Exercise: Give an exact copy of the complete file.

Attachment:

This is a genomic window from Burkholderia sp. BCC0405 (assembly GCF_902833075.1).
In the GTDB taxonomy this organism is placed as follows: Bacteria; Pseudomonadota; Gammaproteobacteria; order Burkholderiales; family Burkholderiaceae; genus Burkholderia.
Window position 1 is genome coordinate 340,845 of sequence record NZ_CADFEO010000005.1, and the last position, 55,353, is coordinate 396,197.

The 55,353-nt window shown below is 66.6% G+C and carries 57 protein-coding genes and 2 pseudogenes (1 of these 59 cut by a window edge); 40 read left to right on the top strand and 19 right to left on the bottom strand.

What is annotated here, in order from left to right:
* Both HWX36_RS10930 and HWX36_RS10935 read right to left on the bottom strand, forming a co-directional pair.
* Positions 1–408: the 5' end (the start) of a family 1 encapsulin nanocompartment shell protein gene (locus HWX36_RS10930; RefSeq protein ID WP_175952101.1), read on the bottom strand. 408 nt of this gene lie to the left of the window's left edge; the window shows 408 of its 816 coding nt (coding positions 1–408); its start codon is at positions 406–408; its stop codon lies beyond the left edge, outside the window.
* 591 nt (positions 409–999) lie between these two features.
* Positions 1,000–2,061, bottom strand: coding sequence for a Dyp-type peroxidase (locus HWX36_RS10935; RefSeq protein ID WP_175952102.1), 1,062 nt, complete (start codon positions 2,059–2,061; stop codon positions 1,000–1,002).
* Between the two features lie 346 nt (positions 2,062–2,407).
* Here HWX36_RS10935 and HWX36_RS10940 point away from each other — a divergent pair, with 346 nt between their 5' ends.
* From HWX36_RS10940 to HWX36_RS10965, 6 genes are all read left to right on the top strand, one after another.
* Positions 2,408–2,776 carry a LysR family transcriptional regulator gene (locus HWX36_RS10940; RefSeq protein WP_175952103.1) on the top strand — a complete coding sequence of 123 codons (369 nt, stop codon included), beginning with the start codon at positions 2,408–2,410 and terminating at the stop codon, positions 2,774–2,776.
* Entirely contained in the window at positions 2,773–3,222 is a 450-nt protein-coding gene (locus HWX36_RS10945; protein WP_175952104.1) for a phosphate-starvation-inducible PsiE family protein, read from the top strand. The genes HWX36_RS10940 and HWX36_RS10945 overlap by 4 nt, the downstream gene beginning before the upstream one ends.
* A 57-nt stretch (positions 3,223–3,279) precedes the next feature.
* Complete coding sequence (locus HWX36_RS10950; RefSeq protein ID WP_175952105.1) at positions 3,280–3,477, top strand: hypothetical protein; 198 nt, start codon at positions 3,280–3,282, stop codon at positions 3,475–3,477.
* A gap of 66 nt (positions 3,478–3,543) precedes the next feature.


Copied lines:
This is a genomic window from Burkholderia sp. BCC0405 (assembly GCF_902833075.1).
In the GTDB taxonomy this organism is placed as follows: Bacteria; Pseudomonadota; Gammaproteobacteria; order Burkholderiales; family Burkholderiaceae; genus Burkholderia.
Window position 1 is genome coordinate 340,845 of sequence record NZ_CADFEO010000005.1, and the last position, 55,353, is coordinate 396,197.

The 55,353-nt window shown below is 66.6% G+C and carries 57 protein-coding genes and 2 pseudogenes (1 of these 59 cut by a window edge); 40 read left to right on the top strand and 19 right to left on the bottom strand.

What is annotated here, in order from left to right:
* Both HWX36_RS10930 and HWX36_RS10935 read right to left on the bottom strand, forming a co-directional pair.
* Positions 1–408: the 5' end (the start) of a family 1 encapsulin nanocompartment shell protein gene (locus HWX36_RS10930; RefSeq protein ID WP_175952101.1), read on the bottom strand. 408 nt of this gene lie to the left of the window's left edge; the window shows 408 of its 816 coding nt (coding positions 1–408); its start codon is at positions 406–408; its stop codon lies beyond the left edge, outside the window.
* 591 nt (positions 409–999) lie between these two features.
* Positions 1,000–2,061, bottom strand: coding sequence for a Dyp-type peroxidase (locus HWX36_RS10935; RefSeq protein ID WP_175952102.1), 1,062 nt, complete (start codon positions 2,059–2,061; stop codon positions 1,000–1,002).
* Between the two features lie 346 nt (positions 2,062–2,407).
* Here HWX36_RS10935 and HWX36_RS10940 point away from each other — a divergent pair, with 346 nt between their 5' ends.
* From HWX36_RS10940 to HWX36_RS10965, 6 genes are all read left to right on the top strand, one after another.
* Positions 2,408–2,776 carry a LysR family transcriptional regulator gene (locus HWX36_RS10940; RefSeq protein WP_175952103.1) on the top strand — a complete coding sequence of 123 codons (369 nt, stop codon included), beginning with the start codon at positions 2,408–2,410 and terminating at the stop codon, positions 2,774–2,776.
* Entirely contained in the window at positions 2,773–3,222 is a 450-nt protein-coding gene (locus HWX36_RS10945; protein WP_175952104.1) for a phosphate-starvation-inducible PsiE family protein, read from the top strand. The genes HWX36_RS10940 and HWX36_RS10945 overlap by 4 nt, the downstream gene beginning before the upstream one ends.
* A 57-nt stretch (positions 3,223–3,279) precedes the next feature.
* Complete coding sequence (locus HWX36_RS10950; RefSeq protein ID WP_175952105.1) at positions 3,280–3,477, top strand: hypothetical protein; 198 nt, start codon at positions 3,280–3,282, stop codon at positions 3,475–3,477.
* A gap of 66 nt (positions 3,478–3,543) precedes the next feature.